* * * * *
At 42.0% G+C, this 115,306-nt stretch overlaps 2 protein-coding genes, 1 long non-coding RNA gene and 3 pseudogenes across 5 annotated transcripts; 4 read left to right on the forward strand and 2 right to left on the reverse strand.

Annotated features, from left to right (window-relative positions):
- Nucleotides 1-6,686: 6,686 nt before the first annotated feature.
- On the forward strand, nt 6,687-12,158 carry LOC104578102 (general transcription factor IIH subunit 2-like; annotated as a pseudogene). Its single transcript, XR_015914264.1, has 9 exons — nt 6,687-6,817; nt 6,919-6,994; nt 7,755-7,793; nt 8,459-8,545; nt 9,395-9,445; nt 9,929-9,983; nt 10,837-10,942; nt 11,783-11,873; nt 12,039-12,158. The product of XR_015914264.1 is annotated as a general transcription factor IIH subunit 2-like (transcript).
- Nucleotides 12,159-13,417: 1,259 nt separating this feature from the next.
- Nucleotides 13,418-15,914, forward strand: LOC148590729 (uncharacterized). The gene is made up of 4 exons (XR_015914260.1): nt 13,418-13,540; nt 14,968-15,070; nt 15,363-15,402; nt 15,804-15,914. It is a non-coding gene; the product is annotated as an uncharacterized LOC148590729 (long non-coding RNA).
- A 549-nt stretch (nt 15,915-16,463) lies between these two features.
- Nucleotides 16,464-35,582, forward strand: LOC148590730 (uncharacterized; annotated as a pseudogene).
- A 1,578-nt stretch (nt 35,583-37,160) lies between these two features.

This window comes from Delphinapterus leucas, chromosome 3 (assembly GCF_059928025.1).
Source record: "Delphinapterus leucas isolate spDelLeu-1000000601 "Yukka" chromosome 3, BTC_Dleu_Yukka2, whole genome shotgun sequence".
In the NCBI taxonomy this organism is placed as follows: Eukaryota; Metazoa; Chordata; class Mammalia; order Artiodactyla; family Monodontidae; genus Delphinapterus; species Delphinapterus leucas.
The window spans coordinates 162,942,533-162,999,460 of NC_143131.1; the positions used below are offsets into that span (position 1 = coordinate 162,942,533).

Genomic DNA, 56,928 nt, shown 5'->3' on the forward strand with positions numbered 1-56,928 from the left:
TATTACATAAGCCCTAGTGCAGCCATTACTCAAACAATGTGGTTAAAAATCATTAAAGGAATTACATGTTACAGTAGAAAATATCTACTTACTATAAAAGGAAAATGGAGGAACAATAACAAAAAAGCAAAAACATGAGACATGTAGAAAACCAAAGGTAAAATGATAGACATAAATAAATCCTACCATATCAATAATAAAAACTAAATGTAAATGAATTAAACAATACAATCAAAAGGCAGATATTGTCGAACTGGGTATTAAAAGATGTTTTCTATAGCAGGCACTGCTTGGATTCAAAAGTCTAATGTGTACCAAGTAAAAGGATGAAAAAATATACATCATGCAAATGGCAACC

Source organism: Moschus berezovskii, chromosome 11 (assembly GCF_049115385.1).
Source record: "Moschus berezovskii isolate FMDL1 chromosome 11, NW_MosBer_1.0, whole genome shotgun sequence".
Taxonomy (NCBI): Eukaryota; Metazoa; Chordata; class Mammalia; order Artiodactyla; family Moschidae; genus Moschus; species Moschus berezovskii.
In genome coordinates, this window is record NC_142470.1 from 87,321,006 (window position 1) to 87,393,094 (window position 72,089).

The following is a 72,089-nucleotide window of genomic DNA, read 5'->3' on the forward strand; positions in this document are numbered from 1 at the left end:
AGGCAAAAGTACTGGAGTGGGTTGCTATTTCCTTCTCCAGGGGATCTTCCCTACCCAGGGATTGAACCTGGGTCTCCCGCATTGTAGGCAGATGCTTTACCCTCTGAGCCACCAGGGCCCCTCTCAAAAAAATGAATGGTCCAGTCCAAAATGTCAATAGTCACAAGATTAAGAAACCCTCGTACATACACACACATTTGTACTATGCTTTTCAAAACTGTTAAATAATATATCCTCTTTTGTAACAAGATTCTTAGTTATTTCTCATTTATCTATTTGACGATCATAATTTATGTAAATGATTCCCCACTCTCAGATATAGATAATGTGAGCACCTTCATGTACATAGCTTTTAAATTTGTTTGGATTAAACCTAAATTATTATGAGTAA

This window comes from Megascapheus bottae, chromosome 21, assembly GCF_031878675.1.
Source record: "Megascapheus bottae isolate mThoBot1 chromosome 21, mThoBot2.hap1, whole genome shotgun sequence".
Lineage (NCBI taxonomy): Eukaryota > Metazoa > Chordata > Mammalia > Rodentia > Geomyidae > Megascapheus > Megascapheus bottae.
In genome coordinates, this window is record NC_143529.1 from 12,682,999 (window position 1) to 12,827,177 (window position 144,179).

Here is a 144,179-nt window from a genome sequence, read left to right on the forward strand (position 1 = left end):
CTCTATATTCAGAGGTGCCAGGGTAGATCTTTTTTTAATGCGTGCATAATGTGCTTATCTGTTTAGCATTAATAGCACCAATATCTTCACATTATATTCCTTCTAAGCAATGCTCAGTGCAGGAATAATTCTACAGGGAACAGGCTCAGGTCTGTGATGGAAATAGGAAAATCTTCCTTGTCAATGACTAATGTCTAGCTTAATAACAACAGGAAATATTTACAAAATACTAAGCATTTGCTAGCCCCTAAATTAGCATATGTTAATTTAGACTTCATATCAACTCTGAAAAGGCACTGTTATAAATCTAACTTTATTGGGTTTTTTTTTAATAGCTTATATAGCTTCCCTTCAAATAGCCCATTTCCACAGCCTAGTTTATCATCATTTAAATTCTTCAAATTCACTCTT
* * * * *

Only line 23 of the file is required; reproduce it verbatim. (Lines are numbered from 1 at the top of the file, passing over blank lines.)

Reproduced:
Source record: "Megascapheus bottae isolate mThoBot1 chromosome 21, mThoBot2.hap1, whole genome shotgun sequence".